Fresh fruit is all about health. Fresh-picked fruit from your own back yard is all about taste. And exotic fruits? You probably have a favorite fruit . . . but think about the fruits you never had as a child . . . the ones you have discovered since we now have premium-priced “fruits of the world” shipped to our grocery, ethnic, and specialty food stores. You live in Florida . . . and yes, you can grow a LOT of these exotic fruits . . . if you know where to get the plants and what they need to thrive (and sometimes it is not much).
We call fruits rare, not because they are almost extinct or difficult to grow, but because most people in the U.S. don’t know about them. Many RFCI members are people from other countries around the world . . . rich with the knowledge of the plants which grew in their native regions and actively growing them here in Florida. We also have transplanted northerners who stumble into “rare” fruits because, if you come from Michigan, even a pineapple is exotic . . . and locals, who decide to see just how far they can push climactic “limits,” usually by utilizing “microclimates” and a few mechanical or chemical “tricks.”
Researchers at the University of Florida are constantly introducing new cultivars and fruits “new” to Florida . . . and there are now several excellent varieties of apples, peaches, and other stone fruits which make are a wonderful addition to dooryard fruit variety. How do you get a tree to fruit fast? Do you need other varieties of a plant for cross-pollination? Which varieties have the best taste? The best cold or heat tolerance? Better drought resistance? These are the types of discussions you will hear at an RFCI meeting. And eventually, you, too, will become an “expert” in something you have a particular affinity for growing.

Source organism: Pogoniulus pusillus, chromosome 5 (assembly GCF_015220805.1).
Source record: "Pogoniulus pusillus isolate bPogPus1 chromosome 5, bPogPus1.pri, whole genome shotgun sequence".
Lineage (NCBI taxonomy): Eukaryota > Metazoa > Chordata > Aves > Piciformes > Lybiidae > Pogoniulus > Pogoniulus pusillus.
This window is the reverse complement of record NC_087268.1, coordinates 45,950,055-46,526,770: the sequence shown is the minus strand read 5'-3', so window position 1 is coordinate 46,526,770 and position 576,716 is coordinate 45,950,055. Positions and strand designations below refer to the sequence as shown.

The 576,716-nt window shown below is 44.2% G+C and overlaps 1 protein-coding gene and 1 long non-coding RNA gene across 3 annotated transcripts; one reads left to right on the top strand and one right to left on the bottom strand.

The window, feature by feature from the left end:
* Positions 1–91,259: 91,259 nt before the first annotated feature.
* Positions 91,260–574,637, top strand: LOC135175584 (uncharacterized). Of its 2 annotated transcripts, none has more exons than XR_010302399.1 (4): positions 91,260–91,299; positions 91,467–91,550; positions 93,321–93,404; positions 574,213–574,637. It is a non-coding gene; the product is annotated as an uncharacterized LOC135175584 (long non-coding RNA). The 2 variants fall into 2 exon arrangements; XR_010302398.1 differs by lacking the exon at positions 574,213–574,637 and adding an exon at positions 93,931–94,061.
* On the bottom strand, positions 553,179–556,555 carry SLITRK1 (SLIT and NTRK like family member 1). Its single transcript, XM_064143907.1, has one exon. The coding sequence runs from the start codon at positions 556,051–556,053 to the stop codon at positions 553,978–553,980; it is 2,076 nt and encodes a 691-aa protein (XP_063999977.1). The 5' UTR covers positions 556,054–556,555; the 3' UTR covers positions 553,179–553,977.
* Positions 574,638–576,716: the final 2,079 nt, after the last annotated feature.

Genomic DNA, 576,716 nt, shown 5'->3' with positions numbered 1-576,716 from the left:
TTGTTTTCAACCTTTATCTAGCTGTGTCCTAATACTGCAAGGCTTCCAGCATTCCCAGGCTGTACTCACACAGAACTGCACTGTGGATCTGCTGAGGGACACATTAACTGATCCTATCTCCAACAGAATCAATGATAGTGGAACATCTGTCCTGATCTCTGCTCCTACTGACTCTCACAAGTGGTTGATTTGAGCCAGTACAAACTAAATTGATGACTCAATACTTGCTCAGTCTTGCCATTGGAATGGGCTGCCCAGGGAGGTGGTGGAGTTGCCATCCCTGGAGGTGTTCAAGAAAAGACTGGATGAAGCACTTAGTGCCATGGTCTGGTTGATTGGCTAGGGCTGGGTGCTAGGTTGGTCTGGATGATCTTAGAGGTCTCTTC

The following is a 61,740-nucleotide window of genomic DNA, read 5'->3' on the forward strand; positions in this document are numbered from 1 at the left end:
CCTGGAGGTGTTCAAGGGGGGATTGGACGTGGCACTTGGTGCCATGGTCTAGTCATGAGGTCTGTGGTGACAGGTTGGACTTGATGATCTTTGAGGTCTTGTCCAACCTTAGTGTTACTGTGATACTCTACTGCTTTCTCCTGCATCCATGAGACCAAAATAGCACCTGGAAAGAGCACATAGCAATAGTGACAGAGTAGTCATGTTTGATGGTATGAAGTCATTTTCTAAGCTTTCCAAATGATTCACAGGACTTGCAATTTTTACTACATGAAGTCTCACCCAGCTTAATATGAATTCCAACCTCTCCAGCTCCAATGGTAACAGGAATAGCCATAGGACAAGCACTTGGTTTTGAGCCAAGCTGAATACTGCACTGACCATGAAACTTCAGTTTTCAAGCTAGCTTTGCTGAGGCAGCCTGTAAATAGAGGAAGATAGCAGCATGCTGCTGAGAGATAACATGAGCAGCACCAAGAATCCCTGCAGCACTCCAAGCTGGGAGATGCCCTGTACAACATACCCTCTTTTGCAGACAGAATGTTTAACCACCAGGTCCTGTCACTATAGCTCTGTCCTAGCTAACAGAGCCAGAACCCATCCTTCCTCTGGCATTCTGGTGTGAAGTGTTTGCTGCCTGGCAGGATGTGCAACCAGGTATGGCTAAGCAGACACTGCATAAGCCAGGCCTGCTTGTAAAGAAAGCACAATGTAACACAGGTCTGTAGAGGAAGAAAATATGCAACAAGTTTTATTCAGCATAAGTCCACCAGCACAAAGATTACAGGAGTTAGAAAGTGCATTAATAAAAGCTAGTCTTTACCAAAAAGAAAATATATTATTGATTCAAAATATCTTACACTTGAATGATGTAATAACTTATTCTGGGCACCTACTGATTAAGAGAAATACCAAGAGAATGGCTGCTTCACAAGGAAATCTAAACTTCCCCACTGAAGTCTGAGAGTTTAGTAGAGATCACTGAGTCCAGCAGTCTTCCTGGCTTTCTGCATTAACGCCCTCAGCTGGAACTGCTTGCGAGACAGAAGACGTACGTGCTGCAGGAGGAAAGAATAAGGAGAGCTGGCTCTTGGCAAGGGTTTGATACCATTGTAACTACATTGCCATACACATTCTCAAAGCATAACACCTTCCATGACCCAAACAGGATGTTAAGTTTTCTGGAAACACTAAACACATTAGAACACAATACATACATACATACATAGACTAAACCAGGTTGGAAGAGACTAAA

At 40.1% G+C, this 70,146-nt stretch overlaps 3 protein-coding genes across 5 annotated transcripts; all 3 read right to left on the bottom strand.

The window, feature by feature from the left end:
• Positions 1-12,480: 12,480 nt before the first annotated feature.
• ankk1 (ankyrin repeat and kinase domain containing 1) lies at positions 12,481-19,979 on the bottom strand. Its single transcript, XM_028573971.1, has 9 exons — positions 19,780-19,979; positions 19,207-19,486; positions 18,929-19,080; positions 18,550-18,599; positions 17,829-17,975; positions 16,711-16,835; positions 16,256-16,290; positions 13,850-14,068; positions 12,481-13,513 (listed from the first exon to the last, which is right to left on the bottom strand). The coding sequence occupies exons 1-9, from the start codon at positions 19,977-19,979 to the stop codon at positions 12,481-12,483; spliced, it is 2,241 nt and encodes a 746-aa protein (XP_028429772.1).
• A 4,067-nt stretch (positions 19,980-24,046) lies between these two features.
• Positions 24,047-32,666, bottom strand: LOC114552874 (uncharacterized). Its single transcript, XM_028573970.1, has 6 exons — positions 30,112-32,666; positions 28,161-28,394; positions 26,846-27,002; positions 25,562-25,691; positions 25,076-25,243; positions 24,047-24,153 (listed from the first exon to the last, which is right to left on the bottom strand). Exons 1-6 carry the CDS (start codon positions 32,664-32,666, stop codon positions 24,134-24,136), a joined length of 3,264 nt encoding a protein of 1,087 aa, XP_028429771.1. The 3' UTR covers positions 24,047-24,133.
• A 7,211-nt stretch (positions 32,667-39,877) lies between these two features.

Don’t have a green thumb? You are probably thinking of the struggle with an annual garden plot. Many of the rare fruits grow on trees . . . a permanent part of your landscape which can, with proper selection and a little encouragement, continue producing year after year–and add to your home’s “curb appeal” at the same time. Fruit trees in your yard increase the value of your home . . . and your pleasure while living there.